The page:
Friday, February 04, 2011

Augustine - Christ's Words in John 6 are Figurative

The following are some quotations from Augustine on the question of whether Christ's words in John 6 are figurative. I've numbered the quotations for ease of reference, if anyone wishes to remark on them in the comment box. Augustine's writings are quite extensive, so I don't promise that this is a complete list of all his statements to the effect that Christ's words in John 6 are figurative, and should be understood spiritually.

1. NPNF1: Vol. II, On Christian Doctrine, Book III, Chapter 16 (section 24).
If the sentence is one of command, either forbidding a crime or vice, or enjoining an act of prudence or benevolence, it is not figurative. If, however, it seems to enjoin a crime or vice, or to forbid an act of prudence or benevolence, it is figurative. “Except ye eat the flesh of the Son of man,” says Christ, “and drink His blood, ye have no life in you.” This seems to enjoin a crime or a vice; it is therefore a figure, enjoining that we should have a share in the sufferings of our Lord, and that we should retain a sweet and profitable memory of the fact that His flesh was wounded and crucified for us.

2. NPNF1: Vol. VII, Tractates on John, Tractate 25, §12.
“They said therefore unto Him, What shall we do, that we may work the works of God?” For He had said to them, “Labor not for the meat which perisheth, but for that which endureth unto eternal life.” “What shall we do?” they ask; by observing what, shall we be able to fulfill this precept? “Jesus answered and said unto them, This is the work of God, that ye believe on Him whom He has sent.” This is then to eat the meat, not that which perisheth, but that which endureth unto eternal life. To what purpose dost thou make ready teeth and stomach? Believe, and thou hast eaten already.

3. NPNF1: Vol. VII, Tractates on John, Tractate 26, §1.
Wherefore, the Lord, about to give the Holy Spirit, said that Himself was the bread that came down from heaven, exhorting us to believe on Him. For to believe on Him is to eat the living bread. He that believes eats; he is sated invisibly, because invisibly is he born again. A babe within, a new man within. Where he is made new, there he is satisfied with food.

4. NPNF1: Vol. VII, Tractates on John, Tractate 26, John 6:41-59, §18.
In a word, He now explains how that which He speaks of comes to pass, and what it is to eat His body and to drink His blood. “He that eateth my flesh, and drinketh my blood, dwelleth in me, and I in him.” This it is, therefore, for a man to eat that meat and to drink that drink, to dwell in Christ, and to have Christ dwelling in him. Consequently, he that dwelleth not in Christ, and in whom Christ dwelleth not, doubtless neither eateth His flesh [spiritually] nor drinketh His blood [although he may press the sacrament of the body and blood of Christ carnally and visibly with his teeth], but rather doth he eat and drink the sacrament of so great a thing to his own judgment, because he, being unclean, has presumed to come to the sacraments of Christ, which no man taketh worthily except he that is pure: of such it is said, “Blessed are the pure in heart, for they shall see God.”

5(a). John E. Rotelle, O.S.A., ed., The Works of Saint Augustine, Exposition of the Psalms, Part 3, Vol. 18, trans. Edmund Hill, O.P., Psalm 98, §9 (Hyde Park: New City Press, 2002), p. 475.
But the Lord insisted: It is the Spirit that gives life, the flesh is of no avail; The words I have spoken to you are spirit and life (Jn 6:54). “Understand what I have told you in a spiritual way. You are not asked to eat this body that you can see, nor to drink the blood that will be shed by those who will crucify me. What I have revealed to you is something mysterious, something which when understood spiritually will mean life for you. Although it is to be celebrated in a visible manner, you must understand it in a way that transcends bodily sight.” Exalt the Lord our God, and worship his footstool, because he is holy.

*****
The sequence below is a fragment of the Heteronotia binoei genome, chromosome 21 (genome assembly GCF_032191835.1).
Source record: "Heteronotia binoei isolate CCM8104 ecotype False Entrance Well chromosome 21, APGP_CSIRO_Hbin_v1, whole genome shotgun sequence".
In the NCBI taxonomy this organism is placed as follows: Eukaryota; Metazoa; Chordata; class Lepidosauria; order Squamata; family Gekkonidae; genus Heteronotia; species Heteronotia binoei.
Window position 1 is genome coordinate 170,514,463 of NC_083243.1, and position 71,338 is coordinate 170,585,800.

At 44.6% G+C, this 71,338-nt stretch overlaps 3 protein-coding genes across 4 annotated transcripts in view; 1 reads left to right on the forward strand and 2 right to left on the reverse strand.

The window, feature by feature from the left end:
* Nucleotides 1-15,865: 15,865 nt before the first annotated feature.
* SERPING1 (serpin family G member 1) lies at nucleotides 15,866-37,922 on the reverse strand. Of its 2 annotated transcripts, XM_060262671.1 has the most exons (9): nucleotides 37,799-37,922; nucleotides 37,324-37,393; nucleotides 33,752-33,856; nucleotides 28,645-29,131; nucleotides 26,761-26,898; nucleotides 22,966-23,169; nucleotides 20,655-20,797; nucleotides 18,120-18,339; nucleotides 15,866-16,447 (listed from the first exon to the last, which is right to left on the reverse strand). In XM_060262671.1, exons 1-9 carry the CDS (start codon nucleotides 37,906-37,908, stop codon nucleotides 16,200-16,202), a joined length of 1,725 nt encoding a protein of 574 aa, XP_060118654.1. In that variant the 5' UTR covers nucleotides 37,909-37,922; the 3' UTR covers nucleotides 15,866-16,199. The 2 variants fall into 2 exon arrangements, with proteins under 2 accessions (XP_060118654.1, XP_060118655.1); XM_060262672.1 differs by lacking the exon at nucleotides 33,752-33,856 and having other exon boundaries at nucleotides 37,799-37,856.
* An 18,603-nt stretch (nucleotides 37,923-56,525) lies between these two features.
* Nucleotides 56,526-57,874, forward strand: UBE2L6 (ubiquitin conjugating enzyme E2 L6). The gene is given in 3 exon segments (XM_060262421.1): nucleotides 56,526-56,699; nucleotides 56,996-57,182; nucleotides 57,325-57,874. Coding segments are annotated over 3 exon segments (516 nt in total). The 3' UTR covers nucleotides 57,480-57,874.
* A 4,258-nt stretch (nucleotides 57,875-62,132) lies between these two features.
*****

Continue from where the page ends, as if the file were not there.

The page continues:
5(b). NPNF1: Vol. VIII, St. Augustin on the Psalms, Psalm 99 (98), §8.
It seemed unto them hard that He said, “Except ye eat the flesh of the Son of Man, ye have no life in you:” they received it foolishly, they thought of it carnally, and imagined that the Lord would cut off parts from His body, and give unto them; and they said, “This is a hard saying.” It was they who were hard, not the saying; for unless they had been hard, and not meek, they would have said unto themselves, He saith not this without reason, but there must be some latent mystery herein. They would have remained with Him, softened, not hard: and would have learnt that from Him which they who remained, when the others departed, learnt. For when twelve disciples had remained with Him, on their departure, these remaining followers suggested to Him, as if in grief for the death of the former, that they were offended by His words, and turned back. But He instructed them, and saith unto them, “It is the Spirit that quickeneth, but the flesh profiteth nothing; the words that I have spoken unto you, they are spirit, and they are life.” Understand spiritually what I have said; ye are not to eat this body which ye see; nor to drink that blood which they who will crucify Me shall pour forth. I have commended unto you a certain mystery; spiritually understood, it will quicken. Although it is needful that this be visibly celebrated, yet it must be spiritually understood.

6. NPNF1-7, Tractates on John, Tractate 27, Section 1
And He explained the mode of this bestowal and gift of His, in what manner He gave His flesh to eat, saying, “He that eateth my flesh, and drinketh my blood, dwelleth in me, and I in him.” The proof that a man has eaten and drank is this, if he abides and is abode in, if he dwells and is dwelt in, if he adheres so as not to be deserted. This, then, He has taught us, and admonished us in mystical words that we may be in His body, in His members under Himself as head, eating His flesh, not abandoning our unity with Him. But most of those who were present, by not understanding Him, were offended; for in hearing these things, they thought only of flesh, that which themselves were. But the apostle says, and says what is true, “To be carnally-minded is death.” [Rom. vii. 6.] The Lord gives us His flesh to eat, and yet to understand it according to the flesh is death; while yet He says of His flesh, that therein is eternal life. Therefore we ought not to understand the flesh carnally.